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Original Contribution  |   March 2017
Dermascope Use by Osteopathic Primary Care Physicians
Author Notes
  • From the Nova Southeastern University College of Osteopathic Medicine (NSU-COM) in Ft Lauderdale, Florida. 
  • Support: This study was supported by the Research Fellowship Program at NSU-COM. 
  •  *Address correspondence to Jeffrey B. Morris, OMS III, NSU-COM, 2000 S Dixie Hwy, Ste 108, Miami, FL 33133-2441. E-mail: jm3463@nova.edu
     
Article Information
Imaging / Practice Management / Preventive Medicine
Original Contribution   |   March 2017
Dermascope Use by Osteopathic Primary Care Physicians
The Journal of the American Osteopathic Association, March 2017, Vol. 117, 158-164. doi:10.7556/jaoa.2017.030
The Journal of the American Osteopathic Association, March 2017, Vol. 117, 158-164. doi:10.7556/jaoa.2017.030
Abstract

Context: Osteopathic physicians (ie, DOs) in primary care may play a critical role in the early detection of skin cancer. Dermoscopy improves diagnostic accuracy; however, its use among primary care DOs remains understudied.

Objectives: To document dermascope use among DOs in primary care, to examine physician and practice characteristics associated with having used and having heard of a dermascope, and to examine the barriers to dermascope use.

Methods: Osteopathic physicians were recruited to complete an anonymous survey assessing demographic factors, physician and practice characteristics, confidence in differentiating skin lesions, knowledge and dermascope use, and barriers to dermascope use. Bivariate analyses were conducted, and the significant factors were entered into 2 separate logistic regressions.

Results: A total of 768 participants were included in the study. Four hundred ten (54%) had heard of a dermascope, and 123 (15%) had used one. The statistically significant multivariate predictors for having used a dermascope (model 1) were graduating from medical school after 1989 and having greater confidence in differentiating skin lesions (OR, 2.2; 95% CI, 1.66-2.79). Those who graduated after 2009 were 9.5 times more likely and those graduating between 2000 and 2009 were 4.3 times more likely to have used a dermascope than those graduating before 1990 (95% CI, 4.29-20.90 and 95% CI, 2.04-9.23, respectively). Ever having heard of a dermascope (model 2) was associated with being female (OR, 1.4; 95% CI, 1.02-1.87); practicing in a group (OR, 1.6; 95% CI, 1.05-2.36), academic (OR, 2.2; 95% CI, 1.26-3.86), or community center (OR, 2.2; 95% CI, 1.20-4.00); and having greater confidence in differentiating skin lesions (OR, 1.3; 95% CI, 1.15-1.55). Both models were statistically significant and correctly classified 605 (84.1%) (model 1) and 444 (58.4%) participants (model 2).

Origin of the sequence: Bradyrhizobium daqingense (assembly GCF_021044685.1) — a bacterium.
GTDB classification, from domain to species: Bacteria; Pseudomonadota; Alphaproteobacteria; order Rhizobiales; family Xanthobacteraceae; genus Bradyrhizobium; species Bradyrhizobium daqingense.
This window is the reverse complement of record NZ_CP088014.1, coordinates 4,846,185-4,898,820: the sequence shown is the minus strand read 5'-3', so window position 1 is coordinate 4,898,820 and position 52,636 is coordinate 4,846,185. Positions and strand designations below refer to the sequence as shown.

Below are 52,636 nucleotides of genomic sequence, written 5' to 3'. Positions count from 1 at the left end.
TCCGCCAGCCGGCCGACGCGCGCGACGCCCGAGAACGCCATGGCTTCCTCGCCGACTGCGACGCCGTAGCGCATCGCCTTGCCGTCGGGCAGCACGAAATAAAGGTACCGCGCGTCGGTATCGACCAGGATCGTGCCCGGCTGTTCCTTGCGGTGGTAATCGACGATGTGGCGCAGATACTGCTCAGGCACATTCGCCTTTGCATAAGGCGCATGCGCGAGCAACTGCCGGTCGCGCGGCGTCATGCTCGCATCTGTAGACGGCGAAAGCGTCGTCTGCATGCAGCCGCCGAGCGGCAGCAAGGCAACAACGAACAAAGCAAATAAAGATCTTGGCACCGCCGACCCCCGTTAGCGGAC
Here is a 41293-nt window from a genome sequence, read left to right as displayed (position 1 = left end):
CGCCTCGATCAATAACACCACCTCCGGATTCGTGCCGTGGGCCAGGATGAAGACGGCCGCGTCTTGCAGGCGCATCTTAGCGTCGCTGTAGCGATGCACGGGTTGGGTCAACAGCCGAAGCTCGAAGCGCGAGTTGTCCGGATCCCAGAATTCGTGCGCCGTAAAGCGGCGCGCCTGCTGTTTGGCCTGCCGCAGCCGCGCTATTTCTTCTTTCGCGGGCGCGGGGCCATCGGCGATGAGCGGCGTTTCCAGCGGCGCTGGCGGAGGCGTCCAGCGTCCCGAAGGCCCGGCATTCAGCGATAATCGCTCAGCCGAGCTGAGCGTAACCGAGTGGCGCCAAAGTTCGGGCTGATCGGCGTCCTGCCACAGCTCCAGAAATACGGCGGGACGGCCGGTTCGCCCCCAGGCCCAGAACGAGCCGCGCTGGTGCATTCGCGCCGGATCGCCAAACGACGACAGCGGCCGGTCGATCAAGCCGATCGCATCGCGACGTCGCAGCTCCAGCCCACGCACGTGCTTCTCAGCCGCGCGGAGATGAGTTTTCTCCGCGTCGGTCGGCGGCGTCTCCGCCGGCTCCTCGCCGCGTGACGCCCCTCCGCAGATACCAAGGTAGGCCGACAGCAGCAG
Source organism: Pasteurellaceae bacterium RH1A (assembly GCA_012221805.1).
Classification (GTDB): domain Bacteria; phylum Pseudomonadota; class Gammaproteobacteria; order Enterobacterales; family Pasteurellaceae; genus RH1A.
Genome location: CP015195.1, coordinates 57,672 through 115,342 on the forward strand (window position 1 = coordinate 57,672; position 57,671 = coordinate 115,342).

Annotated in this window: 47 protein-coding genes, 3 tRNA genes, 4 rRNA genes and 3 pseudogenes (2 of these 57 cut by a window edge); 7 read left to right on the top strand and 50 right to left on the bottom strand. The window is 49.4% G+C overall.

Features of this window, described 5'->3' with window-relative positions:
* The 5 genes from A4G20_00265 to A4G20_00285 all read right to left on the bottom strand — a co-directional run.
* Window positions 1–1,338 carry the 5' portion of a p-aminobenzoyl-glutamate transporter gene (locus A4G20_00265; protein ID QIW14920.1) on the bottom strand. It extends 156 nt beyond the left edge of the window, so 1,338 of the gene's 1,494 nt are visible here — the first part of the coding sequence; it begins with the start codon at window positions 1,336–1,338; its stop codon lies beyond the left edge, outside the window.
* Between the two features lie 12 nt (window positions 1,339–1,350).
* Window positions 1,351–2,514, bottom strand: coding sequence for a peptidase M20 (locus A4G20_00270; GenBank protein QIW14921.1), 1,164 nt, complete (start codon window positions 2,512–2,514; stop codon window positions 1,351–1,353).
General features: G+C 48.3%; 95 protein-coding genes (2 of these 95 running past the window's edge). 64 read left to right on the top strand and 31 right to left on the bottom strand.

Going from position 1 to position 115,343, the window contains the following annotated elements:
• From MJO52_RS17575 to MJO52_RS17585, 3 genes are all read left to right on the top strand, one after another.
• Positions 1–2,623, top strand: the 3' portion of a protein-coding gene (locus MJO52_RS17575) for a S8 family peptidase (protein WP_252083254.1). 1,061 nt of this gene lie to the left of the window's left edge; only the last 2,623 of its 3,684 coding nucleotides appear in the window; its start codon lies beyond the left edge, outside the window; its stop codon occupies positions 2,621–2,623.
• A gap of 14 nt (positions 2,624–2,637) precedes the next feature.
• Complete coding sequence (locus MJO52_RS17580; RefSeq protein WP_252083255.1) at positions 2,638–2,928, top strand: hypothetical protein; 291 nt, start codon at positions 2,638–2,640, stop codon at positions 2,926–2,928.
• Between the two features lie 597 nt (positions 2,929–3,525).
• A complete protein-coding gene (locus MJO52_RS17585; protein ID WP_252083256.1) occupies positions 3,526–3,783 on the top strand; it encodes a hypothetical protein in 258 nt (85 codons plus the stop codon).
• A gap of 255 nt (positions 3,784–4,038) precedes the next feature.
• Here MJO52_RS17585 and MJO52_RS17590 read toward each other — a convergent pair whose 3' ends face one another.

Conclusion: Dermascope use could help primary care DOs improve their diagnostic accuracy for skin cancer and reduce unnecessary referrals to specialists. Efforts to disseminate knowledge about the benefits of using a dermascope to primary care DOs are needed.

Keywords: dermascope, dermatology, dermoscopy, melanoma, primary care, skin cancer

With its patient-centered philosophy and focus on preventive care and holistic health, the practice of osteopathic medicine emphasizes treating the whole person instead of solely symptoms.1 Given this orientation, it is not surprising that many osteopathic physicians (ie, DOs) choose specialties that are categorized under the umbrella of primary care, such as family medicine or internal medicine. An important component of primary care is providing patients with preventive health services, such as routine screening for cancers and common diseases.2 Consequently, DOs in primary care play a critical role in promoting early detection of preventable cancers, such as skin cancer, which is the most commonly diagnosed cancer in the United States3 and poses a substantial and increasing economic burden on the health care system.4 
Many primary care DOs conduct routine skin cancer screenings, primarily through visual inspections, as part of annual physical examinations. Because visual inspection is not highly sensitive,5 it may not be the optimum strategy for early detection of skin cancers. A dermascope is an easy-to-use tool that allows visualization of subsurface structures of the skin that are not visible to the naked eye or by simple magnification.6 Several meta-analyses have demonstrated that dermoscopy improves the diagnostic accuracy of skin cancer compared with visual inspection alone.7-9 It has also been shown to reduce unnecessary biopsies10 and referrals to dermatologists.11 
Although dermascope use has been adopted by dermatologists worldwide,12 it has yet to be commonly used by primary care physicians overall. Even in countries like Australia13 and France,14 where more than 95% of dermatologists practice dermoscopy, use by general physicians is low (33% and 8%, respectively).15,16 These data are unfortunate given strong evidence indicating that with minimal training, primary care physicians can improve their diagnostic accuracy for malignant skin lesions.17-19 For instance, Argenziano et al17 found that during a 16-month period, primary care physicians performing visual examinations missed 23 malignant skin tumors, whereas those using a dermascope missed 6. Despite these encouraging findings, dermascope use among DOs in primary care has yet to be examined, to our knowledge.